13 of 15 people found the following review helpful By Rachel McElhany VINE VOICE on March 30, 2012
Format: Paperback
Big MiracleBig Miracle by Tom Rose

My rating: 1.5 of 5 stars

Big Miracle is the book that inspired the movie of the same name. I haven't seen the movie yet and couldn't find a release date for the DVD. However, from what I could gather from reading about the movie online, it differs markedly from the book. It would have to - there is no way that Drew Barrymore would star in a movie that was as cynical about environmentalism and animal welfare as author Tom Rose's book is.

This book is a non-fiction account of the 1988 rescue attempt of three California Gray whales who were trapped in the ice near Barrow, Alaska. The author was one of several reporters in Barrow covering the rescue process. What could have been a very nice story about people of all different backgrounds coming together to save the whales was ruined by the author's cynicism and the opinions he inserted as facts that didn't have much to do with the actual story.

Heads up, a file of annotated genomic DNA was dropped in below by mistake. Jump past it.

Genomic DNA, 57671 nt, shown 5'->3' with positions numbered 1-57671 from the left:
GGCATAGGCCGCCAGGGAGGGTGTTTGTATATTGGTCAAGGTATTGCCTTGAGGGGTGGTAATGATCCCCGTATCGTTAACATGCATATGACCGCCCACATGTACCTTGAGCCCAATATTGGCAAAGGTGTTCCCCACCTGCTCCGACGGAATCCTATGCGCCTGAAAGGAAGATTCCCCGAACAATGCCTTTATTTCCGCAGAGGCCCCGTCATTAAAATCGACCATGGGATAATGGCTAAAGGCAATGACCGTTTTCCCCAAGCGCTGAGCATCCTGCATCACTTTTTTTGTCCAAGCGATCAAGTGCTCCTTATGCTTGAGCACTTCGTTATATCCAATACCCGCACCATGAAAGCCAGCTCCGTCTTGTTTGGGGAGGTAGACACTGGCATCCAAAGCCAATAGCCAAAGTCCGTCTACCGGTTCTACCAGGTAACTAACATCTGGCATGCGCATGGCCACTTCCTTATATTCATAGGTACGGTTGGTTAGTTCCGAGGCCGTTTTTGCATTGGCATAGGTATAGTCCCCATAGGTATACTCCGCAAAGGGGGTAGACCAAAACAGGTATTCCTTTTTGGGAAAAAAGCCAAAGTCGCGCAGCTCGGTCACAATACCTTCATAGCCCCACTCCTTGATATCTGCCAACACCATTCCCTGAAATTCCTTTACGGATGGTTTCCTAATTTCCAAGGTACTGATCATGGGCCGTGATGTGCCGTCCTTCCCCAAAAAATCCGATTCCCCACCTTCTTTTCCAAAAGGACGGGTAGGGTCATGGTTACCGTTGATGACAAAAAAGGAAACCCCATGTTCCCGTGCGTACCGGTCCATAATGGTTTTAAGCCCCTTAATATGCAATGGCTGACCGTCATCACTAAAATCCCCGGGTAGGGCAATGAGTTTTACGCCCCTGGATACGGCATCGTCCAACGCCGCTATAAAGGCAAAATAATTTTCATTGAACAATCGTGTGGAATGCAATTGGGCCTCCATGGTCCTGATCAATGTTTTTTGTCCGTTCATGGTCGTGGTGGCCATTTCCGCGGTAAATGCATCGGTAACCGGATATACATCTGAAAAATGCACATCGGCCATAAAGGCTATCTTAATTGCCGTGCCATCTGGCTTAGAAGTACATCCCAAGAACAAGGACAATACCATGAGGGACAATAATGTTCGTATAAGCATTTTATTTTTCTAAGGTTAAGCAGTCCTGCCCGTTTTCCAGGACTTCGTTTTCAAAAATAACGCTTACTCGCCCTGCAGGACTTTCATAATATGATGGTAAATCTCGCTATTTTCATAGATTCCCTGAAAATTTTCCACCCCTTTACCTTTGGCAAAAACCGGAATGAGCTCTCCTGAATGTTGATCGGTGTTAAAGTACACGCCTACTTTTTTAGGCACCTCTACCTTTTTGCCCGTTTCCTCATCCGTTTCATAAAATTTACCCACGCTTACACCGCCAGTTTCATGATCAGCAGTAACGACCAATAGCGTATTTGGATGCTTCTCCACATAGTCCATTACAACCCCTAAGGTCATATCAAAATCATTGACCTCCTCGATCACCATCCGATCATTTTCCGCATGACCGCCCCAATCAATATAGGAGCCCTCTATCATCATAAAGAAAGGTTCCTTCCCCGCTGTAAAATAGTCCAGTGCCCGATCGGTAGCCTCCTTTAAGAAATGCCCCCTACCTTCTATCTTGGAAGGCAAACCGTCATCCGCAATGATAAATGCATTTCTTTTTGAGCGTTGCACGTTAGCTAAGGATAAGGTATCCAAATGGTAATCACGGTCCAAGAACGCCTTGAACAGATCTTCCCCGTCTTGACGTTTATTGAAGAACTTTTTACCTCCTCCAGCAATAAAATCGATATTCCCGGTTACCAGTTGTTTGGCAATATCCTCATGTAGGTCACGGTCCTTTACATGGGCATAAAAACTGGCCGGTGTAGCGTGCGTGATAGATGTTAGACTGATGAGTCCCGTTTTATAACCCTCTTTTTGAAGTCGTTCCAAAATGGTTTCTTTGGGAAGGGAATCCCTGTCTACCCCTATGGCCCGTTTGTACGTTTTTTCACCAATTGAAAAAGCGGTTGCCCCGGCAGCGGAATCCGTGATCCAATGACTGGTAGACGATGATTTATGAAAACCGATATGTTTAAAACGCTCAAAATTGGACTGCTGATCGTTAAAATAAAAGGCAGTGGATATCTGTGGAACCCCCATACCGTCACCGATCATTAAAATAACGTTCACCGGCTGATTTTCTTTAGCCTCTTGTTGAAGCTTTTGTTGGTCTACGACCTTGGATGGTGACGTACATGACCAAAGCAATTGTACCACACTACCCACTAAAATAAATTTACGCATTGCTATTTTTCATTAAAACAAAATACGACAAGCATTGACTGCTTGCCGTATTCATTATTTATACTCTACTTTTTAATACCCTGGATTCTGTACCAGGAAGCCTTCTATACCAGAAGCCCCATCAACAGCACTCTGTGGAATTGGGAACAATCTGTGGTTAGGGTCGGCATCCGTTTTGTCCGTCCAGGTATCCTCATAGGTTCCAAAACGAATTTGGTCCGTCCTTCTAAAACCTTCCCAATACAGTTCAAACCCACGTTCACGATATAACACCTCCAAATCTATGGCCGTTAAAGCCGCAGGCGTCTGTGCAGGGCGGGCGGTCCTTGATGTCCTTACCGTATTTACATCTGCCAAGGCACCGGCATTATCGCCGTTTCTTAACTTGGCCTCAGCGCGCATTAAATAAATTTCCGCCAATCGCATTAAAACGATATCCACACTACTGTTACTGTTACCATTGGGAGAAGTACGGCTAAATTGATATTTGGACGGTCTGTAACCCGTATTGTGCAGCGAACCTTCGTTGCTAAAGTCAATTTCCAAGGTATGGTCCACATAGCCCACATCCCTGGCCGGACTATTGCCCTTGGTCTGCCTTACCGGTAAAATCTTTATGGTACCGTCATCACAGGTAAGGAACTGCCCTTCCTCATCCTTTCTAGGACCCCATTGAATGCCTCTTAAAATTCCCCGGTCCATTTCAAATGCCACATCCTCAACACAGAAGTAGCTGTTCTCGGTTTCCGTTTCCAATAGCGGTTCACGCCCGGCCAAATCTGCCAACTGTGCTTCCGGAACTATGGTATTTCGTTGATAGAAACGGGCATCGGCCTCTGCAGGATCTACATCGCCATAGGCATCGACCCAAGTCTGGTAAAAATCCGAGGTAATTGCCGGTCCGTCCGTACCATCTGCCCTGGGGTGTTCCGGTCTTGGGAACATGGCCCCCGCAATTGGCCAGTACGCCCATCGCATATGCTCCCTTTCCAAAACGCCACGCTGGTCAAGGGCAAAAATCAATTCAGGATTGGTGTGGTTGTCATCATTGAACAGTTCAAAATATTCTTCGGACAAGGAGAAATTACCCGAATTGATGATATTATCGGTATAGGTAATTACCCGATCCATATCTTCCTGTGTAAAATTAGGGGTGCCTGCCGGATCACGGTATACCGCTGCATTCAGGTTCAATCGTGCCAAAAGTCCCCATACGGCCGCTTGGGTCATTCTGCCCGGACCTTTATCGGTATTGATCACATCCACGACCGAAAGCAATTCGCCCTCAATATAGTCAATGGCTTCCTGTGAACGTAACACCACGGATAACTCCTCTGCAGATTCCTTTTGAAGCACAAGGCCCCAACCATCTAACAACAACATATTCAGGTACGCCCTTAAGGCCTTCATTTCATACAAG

When this book was originally published in 1989, the title was Freeing the Whales: How the Media Created the World's Greatest Non-Event. Had I known that when this book was pitched to me, I would not have reviewed it. The cover of the new, movie tie-in edition reads, "Inspired by the Incredible True Story That United the World." The author did not feel that this story was incredible - at least not in a good way. He repeats often that the whales didn't need to be saved and that the amount of media coverage they received was ridiculous.

He also uses every opportunity to assert that we should be drilling for oil in Alaska and that the environmentalists have it all wrong. He offers up his opinions as facts with no footnotes or citations to back them up. In a non-fiction book, I expect to see research if opinions are inserted.
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5 of 6 people found the following review helpful By C. Quinn on February 13, 2012
Format: Paperback